Despite poor weather putting a damper on crop yields and existing inventories at 16-year lows, crop prices, and anything associated with them, have taken it on the chin lately amid fears of the global economy heading back into recession and emerging markets like China losing steam. Shares of farming companies have been down sharply over the last few weeks, as shown by the nearly 20% decline in the Market Vectors Agribusiness ETF (NYSE: MOO ) since its July high. But how do the companies themselves feel about their prospects?
Planning for a bright future
Let's start with AGCO (NYSE: AGCO ) . While other businesses tightly clutch billions in cash, AGCO has recently been on a spending spree. Last week, the company agreed to acquire GSI Holdings for $940 million, expanding AGCO's business lines into grain storage and equipment used in livestock farming.
Despite the current market climate, AGCO had been looking for a way to expand its business, particularly in North America, its weakest region. Unfortunately, the tractor market is highly consolidated, led mostly by Deere (NYSE: DE ) and CNH (NYSE: CNH ) . The GSI acquisition doesn't grab AGCO any more tractor market share, but it does allow the company to penetrate into more aspects of a farm's business, which will provide valuable customer information and opportunities to foster brand loyalty.
Hot off the GSI acquisition, AGCO also announced that it would spend $55 million to expand three of its four factories in Brazil. Brazil is one market where AGCO has dominance, controlling up to 60% of the tractor market. However, the company still only earns 25% of its sales in Brazil, and according to the Food and Agriculture Organization's latest 2006 numbers, there were only 12.9 tractors in use per 1,000 hectares of arable land in Brazil, compared to 27.6 in the United States. AGCO's expansion here will help it further tap into a very large market opportunity.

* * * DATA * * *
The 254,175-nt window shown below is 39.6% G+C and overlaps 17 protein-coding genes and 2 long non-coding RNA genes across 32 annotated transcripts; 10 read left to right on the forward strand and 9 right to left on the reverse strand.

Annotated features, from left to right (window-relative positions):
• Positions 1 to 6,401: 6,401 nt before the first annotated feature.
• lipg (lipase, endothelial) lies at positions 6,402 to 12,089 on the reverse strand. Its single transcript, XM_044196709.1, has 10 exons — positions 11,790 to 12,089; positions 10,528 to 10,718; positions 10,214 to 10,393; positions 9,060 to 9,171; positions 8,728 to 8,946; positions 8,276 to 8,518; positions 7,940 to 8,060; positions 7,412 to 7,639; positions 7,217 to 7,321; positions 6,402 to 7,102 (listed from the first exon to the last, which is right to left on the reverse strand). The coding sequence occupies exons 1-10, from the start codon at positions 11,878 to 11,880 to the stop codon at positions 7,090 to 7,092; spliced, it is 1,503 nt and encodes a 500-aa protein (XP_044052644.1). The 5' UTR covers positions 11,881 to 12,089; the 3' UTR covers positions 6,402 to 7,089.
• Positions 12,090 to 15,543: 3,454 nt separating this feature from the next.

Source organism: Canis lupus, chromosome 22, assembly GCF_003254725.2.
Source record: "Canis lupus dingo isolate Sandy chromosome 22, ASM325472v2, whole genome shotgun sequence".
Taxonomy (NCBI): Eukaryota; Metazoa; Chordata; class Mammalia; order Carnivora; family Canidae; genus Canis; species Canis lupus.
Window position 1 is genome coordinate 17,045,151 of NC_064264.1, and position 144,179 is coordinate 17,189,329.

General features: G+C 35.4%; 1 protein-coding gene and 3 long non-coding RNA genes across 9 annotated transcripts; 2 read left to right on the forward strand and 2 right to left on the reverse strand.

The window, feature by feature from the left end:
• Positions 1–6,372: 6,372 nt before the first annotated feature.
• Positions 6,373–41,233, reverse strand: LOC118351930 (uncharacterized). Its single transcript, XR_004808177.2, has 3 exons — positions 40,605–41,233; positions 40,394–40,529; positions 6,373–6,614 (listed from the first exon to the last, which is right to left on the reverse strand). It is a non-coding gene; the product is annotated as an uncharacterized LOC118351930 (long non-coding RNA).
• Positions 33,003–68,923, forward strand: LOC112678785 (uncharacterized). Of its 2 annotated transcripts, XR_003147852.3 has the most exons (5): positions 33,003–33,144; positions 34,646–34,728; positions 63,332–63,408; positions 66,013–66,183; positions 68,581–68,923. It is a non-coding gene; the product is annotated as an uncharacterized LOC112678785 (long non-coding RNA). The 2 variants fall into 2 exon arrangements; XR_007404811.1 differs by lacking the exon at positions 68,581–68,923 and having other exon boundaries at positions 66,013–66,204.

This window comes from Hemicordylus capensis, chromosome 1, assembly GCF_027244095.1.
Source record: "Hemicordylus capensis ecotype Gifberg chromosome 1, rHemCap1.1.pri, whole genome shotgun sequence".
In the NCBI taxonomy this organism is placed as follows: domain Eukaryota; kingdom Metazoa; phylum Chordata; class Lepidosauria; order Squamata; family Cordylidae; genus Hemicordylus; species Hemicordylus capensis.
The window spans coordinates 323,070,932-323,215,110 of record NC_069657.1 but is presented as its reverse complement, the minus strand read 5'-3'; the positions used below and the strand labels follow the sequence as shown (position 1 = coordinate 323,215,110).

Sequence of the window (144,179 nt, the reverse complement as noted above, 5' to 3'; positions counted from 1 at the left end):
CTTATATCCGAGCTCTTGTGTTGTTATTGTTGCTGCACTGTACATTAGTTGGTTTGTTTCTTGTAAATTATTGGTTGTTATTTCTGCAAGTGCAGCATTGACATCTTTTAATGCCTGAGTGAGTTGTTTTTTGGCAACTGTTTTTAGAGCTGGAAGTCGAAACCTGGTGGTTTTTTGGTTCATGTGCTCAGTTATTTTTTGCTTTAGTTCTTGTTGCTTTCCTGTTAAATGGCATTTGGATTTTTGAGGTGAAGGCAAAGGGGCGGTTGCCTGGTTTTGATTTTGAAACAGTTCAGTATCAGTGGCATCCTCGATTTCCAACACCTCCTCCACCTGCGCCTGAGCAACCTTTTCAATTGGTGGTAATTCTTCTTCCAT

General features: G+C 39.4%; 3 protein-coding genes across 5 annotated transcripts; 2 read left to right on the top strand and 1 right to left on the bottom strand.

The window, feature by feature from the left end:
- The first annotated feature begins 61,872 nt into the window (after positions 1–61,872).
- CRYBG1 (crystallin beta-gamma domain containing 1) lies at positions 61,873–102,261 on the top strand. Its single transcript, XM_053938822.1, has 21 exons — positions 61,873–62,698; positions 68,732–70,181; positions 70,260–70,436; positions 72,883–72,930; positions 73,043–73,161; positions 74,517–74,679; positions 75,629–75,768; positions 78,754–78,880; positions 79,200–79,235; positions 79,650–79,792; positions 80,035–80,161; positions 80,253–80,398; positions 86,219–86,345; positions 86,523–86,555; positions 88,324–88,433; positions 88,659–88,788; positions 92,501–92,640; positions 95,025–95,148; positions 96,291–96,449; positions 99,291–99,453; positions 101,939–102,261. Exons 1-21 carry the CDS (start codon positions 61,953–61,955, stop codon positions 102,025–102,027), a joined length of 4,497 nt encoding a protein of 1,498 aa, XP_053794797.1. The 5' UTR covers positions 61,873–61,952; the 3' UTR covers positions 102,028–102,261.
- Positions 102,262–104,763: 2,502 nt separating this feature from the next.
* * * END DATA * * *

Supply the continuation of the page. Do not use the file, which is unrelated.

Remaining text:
And before you write these investments off as too optimistic in the face of another global recession, bear in mind that AGCO's return on invested capital currently stands at a healthy 11.6% and has been trending upward over the last decade.
AGCO's not alone
Meanwhile, Deere is also making a sizable investment in Brazil, with its plans to spend $124 million to build two factories, one wholly owned and the other jointly with Hitachi Construction Machinery. While these factories will manufacture construction machinery instead of Deere's usual agricultural machinery, the opportunity is still large. Even if Brazil's fast-growing economy slows down, the country will still be spending a huge amount on infrastructure as it prepares to host the 2014 World Cup and the 2016 Summer Olympics. Deere also recently announced plans to spend $100 million to build a tractor and harvester manufacturing plant in Argentina, one of the top producers of corn and soybeans.
Deere certainly needs its international expansions. In the U.S., the tepid economy led to only a 10% growth in Deere's sales for the third quarter, but international sales increased by a massive 49%.
Nor is it just tractors
Other areas of agribusiness are expanding and making investments as well. Pioneer Hi-Bred, the seed division of DuPont (NYSE: DD ) , recently completed production of a $60 million production facility. The plant employs more than 65 workers and will be one of 50 such facilities in the United States. Pioneer aims to put pressure on Monsanto (NYSE: MON ) , against whom it has been steadily gaining market share.
Elsewhere, fertilizer company Mosaic (NYSE: MOS ) has plans to expand its production capacity by 60% over the next 10 years. These are long-range plans that have been in place for a while, but they represent the company's confidence in global demand for its products, despite whatever recessions may come and go during that time. And whatever the current mood is, demand is high for fertilizers. Mosaic's days sales in inventory, a gauge of demand for a company's products, dropped from 67.7 to 56.5 in the recently reported first quarter.
The Foolish bottom line
The market is always quick to panic and sell shares of companies and industries that suddenly fall out of favor. But these companies have a demonstrated history of strong performance, and they aren't panicking. They're expanding their businesses, ready to profit from future growth.